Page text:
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Join Hank Green as he explains why blacklights make some things glow!

Hosted by: Hank Green
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[SciShow Intro plays]
[Text: QQ: How do blacklights make things glow?]

Hank: Whether it was at a club, or an amusement park, or a college dorm room, you have probably seen them before: Blacklights, with their eerie purple light that make your buddy’s teeth glow in a really unnerving way, also yours, by the way. And show off every little stain on your white t-shirt. Blacklights can be both fun and useful. But how do they work, and why do they only make certain things light up with that classic radioactive-looking glow?

Well, on a basic level, a blacklight is pretty much like any other light source like a spotlight, or even a candle flame: they all emit electromagnetic radiation. But, as you might have noticed, a blacklight doesn’t exactly brighten up a room like a normal lightbulb. That’s because blacklights are designed to mostly emit only higher frequency ultraviolet light, which is outside the visible spectrum, meaning human eyes can’t detect it.

Blacklights use special filters or coatings to absorb or block most of their light, allowing only UV-A and a little bit of visible light to pass through. You’ll see a purplish glow around the bulb, but most of the light coming out of the bulb is essentially invisible to us. So, under a blacklight, most things look dark to us. But some things glow brightly, because they contain compounds known as phosphors.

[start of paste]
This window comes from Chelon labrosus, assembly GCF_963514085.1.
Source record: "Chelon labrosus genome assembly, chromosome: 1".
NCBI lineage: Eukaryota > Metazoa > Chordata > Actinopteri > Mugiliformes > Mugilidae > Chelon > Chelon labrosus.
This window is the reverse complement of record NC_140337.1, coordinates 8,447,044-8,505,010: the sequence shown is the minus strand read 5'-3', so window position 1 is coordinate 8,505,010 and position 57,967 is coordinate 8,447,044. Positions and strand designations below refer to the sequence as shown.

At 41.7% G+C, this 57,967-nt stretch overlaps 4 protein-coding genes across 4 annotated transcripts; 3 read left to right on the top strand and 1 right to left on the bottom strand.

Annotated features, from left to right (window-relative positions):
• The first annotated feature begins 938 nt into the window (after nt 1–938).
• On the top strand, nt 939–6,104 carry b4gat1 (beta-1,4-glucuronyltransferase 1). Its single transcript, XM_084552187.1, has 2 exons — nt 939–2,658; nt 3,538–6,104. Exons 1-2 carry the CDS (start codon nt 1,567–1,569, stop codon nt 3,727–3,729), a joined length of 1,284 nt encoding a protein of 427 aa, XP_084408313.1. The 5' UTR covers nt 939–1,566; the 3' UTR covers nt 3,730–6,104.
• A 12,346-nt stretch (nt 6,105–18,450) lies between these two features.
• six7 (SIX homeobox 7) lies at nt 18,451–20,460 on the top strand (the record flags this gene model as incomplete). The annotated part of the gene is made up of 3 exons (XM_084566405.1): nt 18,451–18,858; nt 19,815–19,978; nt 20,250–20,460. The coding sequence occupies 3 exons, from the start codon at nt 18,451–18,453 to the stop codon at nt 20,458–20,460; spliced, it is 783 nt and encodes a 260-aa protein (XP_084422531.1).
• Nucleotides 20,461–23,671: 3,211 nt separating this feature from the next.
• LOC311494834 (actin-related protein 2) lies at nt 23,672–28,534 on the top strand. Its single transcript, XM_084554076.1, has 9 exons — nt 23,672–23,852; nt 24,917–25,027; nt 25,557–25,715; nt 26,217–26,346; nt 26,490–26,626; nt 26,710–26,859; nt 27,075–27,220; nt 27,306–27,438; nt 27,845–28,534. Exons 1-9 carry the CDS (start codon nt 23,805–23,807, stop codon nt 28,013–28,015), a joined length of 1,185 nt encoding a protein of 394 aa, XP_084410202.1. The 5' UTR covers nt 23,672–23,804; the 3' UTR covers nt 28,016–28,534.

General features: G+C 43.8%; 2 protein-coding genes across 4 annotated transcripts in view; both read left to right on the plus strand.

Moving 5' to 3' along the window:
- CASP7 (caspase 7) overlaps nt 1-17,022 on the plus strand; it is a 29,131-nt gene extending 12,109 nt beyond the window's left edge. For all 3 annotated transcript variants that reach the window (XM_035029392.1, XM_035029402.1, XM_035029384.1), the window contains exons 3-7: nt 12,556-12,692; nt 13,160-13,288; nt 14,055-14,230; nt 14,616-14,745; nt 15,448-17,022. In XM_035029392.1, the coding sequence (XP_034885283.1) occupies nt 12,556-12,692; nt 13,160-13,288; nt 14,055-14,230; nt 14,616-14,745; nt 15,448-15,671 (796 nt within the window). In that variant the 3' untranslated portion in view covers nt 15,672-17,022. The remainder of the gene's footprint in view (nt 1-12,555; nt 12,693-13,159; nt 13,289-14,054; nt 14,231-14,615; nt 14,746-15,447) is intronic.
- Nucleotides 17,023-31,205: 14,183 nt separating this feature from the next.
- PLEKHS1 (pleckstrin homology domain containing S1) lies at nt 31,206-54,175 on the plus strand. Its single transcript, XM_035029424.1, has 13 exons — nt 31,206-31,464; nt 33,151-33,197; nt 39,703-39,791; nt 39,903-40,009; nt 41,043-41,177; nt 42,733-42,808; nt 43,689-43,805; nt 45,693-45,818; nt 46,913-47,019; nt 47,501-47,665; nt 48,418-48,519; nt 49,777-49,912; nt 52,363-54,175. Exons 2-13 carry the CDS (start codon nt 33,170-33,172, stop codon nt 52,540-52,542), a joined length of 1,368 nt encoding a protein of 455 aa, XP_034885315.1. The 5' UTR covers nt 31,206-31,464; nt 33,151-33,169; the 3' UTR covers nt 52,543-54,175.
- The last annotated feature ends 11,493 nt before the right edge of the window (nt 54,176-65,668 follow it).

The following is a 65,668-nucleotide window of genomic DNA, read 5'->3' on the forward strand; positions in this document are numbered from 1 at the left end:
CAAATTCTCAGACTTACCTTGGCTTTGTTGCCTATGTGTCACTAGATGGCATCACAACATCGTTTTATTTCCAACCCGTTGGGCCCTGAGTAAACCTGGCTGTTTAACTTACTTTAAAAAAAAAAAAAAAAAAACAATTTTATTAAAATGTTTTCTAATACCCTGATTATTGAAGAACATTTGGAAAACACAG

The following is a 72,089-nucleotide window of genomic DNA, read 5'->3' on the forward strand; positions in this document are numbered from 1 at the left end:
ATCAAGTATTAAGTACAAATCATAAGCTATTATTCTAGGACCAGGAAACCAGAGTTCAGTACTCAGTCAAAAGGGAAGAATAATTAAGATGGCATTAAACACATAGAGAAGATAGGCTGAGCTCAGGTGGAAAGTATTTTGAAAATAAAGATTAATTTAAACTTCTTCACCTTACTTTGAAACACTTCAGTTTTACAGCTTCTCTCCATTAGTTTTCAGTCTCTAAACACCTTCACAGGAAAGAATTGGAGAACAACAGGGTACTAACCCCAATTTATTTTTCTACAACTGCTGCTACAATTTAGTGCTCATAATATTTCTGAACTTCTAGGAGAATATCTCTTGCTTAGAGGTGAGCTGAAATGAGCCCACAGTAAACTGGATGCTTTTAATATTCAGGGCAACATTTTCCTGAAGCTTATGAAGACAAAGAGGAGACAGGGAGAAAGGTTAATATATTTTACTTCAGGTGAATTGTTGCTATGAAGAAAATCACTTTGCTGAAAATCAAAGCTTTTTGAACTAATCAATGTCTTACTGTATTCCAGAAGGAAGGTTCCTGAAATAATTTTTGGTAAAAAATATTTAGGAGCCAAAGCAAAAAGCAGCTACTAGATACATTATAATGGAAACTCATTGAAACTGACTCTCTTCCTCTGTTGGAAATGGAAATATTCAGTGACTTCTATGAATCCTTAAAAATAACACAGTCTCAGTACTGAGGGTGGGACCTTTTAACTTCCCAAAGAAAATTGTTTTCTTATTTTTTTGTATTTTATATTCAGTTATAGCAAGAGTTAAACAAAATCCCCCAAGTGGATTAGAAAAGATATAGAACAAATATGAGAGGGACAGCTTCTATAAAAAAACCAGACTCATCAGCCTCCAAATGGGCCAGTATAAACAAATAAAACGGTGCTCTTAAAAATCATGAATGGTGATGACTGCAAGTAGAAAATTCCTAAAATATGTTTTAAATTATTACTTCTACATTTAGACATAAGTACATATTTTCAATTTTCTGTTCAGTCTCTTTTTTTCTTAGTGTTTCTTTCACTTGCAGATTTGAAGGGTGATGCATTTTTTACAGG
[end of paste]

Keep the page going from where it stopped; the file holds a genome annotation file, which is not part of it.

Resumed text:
Phosphors are substances that absorb that electromagnetic energy coming from a light source, and then fluoresce, meaning they emit the light that they’ve absorbed at a lower, visible frequency. In other words, they glow. When you shine a blacklight on a phosphor, what you’re actually doing is getting the object to convert that invisible UV radiation into light that you can see.

Lots of stuff contains phosphors, highlighter ink, glow-in-the-dark toys, neon paints, tonic water, even a lot of laundry detergents, which is why white clothing glows so brightly under a blacklight. Human teeth, fingernails, and certain bodily fluids like blood, urine, and semen all contain natural phosphors, which is why forensic investigators might bust out a blacklight at a crime scene.

These lights can even be helpful in diagnosing certain topical fungal or bacterial infections. Beyond lending ambiance at the club and checking your hotel sheets for various... fluids, phosphor-detecting blacklights can be useful in other ways. For example, machinists looking for small, invisible leaks might inject a little phosphorescent dye into a fuel line and then whip out a blacklight to hone in on the problem. Security officers and bouncers often use blacklights to verify IDs, and some countries embed phosphor strips in their more valuable paper currency, which means you can use a blacklight to check for counterfeiting. And of course, when it comes to personal decorating, it’s the only thing in the world that could make that vintage neon velvet Led Zeppelin poster look even sweeter.

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